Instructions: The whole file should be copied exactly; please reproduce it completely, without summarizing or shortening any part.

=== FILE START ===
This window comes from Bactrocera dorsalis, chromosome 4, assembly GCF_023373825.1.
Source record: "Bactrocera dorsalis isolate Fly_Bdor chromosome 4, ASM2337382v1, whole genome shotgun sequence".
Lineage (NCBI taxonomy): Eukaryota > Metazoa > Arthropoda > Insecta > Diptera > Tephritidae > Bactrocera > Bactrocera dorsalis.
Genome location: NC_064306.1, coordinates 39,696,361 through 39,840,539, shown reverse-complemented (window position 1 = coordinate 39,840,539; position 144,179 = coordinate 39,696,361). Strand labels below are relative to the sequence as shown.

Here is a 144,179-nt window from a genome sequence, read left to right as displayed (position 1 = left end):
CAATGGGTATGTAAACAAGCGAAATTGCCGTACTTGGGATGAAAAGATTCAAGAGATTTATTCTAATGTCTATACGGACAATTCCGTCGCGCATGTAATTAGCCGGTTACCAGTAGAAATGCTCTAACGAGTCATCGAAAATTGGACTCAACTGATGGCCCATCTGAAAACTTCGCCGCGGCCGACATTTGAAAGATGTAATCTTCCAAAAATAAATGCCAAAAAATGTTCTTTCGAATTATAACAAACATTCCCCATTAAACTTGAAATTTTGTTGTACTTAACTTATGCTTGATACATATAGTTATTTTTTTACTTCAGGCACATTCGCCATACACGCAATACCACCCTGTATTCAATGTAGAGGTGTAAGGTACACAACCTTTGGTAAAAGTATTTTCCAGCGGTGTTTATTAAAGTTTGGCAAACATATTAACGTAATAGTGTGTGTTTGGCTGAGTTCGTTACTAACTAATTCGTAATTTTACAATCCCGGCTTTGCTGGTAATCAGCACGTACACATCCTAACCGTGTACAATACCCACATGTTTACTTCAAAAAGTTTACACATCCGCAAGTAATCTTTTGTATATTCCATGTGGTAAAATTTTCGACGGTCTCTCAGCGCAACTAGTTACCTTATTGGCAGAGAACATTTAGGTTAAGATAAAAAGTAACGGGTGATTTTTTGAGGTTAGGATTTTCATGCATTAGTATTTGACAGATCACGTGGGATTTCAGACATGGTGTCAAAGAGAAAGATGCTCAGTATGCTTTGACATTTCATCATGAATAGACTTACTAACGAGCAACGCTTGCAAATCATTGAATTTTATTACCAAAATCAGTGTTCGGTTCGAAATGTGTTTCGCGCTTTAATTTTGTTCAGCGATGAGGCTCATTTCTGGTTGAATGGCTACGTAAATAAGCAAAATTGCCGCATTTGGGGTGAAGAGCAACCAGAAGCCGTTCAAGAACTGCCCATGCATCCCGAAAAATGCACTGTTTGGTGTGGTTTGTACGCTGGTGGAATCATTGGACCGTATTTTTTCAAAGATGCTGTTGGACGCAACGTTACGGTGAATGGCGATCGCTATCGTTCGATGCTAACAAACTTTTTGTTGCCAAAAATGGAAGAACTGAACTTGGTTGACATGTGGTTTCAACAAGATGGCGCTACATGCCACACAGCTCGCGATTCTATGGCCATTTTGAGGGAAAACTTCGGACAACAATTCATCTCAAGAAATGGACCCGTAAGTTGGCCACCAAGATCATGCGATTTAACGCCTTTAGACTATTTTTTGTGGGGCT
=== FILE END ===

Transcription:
This window comes from Bactrocera dorsalis, chromosome 4, assembly GCF_023373825.1.
Source record: "Bactrocera dorsalis isolate Fly_Bdor chromosome 4, ASM2337382v1, whole genome shotgun sequence".
Lineage (NCBI taxonomy): Eukaryota > Metazoa > Arthropoda > Insecta > Diptera > Tephritidae > Bactrocera > Bactrocera dorsalis.
Genome location: NC_064306.1, coordinates 39,696,361 through 39,840,539, shown reverse-complemented (window position 1 = coordinate 39,840,539; position 144,179 = coordinate 39,696,361). Strand labels below are relative to the sequence as shown.

Here is a 144,179-nt window from a genome sequence, read left to right as displayed (position 1 = left end):
CAATGGGTATGTAAACAAGCGAAATTGCCGTACTTGGGATGAAAAGATTCAAGAGATTTATTCTAATGTCTATACGGACAATTCCGTCGCGCATGTAATTAGCCGGTTACCAGTAGAAATGCTCTAACGAGTCATCGAAAATTGGACTCAACTGATGGCCCATCTGAAAACTTCGCCGCGGCCGACATTTGAAAGATGTAATCTTCCAAAAATAAATGCCAAAAAATGTTCTTTCGAATTATAACAAACATTCCCCATTAAACTTGAAATTTTGTTGTACTTAACTTATGCTTGATACATATAGTTATTTTTTTACTTCAGGCACATTCGCCATACACGCAATACCACCCTGTATTCAATGTAGAGGTGTAAGGTACACAACCTTTGGTAAAAGTATTTTCCAGCGGTGTTTATTAAAGTTTGGCAAACATATTAACGTAATAGTGTGTGTTTGGCTGAGTTCGTTACTAACTAATTCGTAATTTTACAATCCCGGCTTTGCTGGTAATCAGCACGTACACATCCTAACCGTGTACAATACCCACATGTTTACTTCAAAAAGTTTACACATCCGCAAGTAATCTTTTGTATATTCCATGTGGTAAAATTTTCGACGGTCTCTCAGCGCAACTAGTTACCTTATTGGCAGAGAACATTTAGGTTAAGATAAAAAGTAACGGGTGATTTTTTGAGGTTAGGATTTTCATGCATTAGTATTTGACAGATCACGTGGGATTTCAGACATGGTGTCAAAGAGAAAGATGCTCAGTATGCTTTGACATTTCATCATGAATAGACTTACTAACGAGCAACGCTTGCAAATCATTGAATTTTATTACCAAAATCAGTGTTCGGTTCGAAATGTGTTTCGCGCTTTAATTTTGTTCAGCGATGAGGCTCATTTCTGGTTGAATGGCTACGTAAATAAGCAAAATTGCCGCATTTGGGGTGAAGAGCAACCAGAAGCCGTTCAAGAACTGCCCATGCATCCCGAAAAATGCACTGTTTGGTGTGGTTTGTACGCTGGTGGAATCATTGGACCGTATTTTTTCAAAGATGCTGTTGGACGCAACGTTACGGTGAATGGCGATCGCTATCGTTCGATGCTAACAAACTTTTTGTTGCCAAAAATGGAAGAACTGAACTTGGTTGACATGTGGTTTCAACAAGATGGCGCTACATGCCACACAGCTCGCGATTCTATGGCCATTTTGAGGGAAAACTTCGGACAACAATTCATCTCAAGAAATGGACCCGTAAGTTGGCCACCAAGATCATGCGATTTAACGCCTTTAGACTATTTTTTGTGGGGCT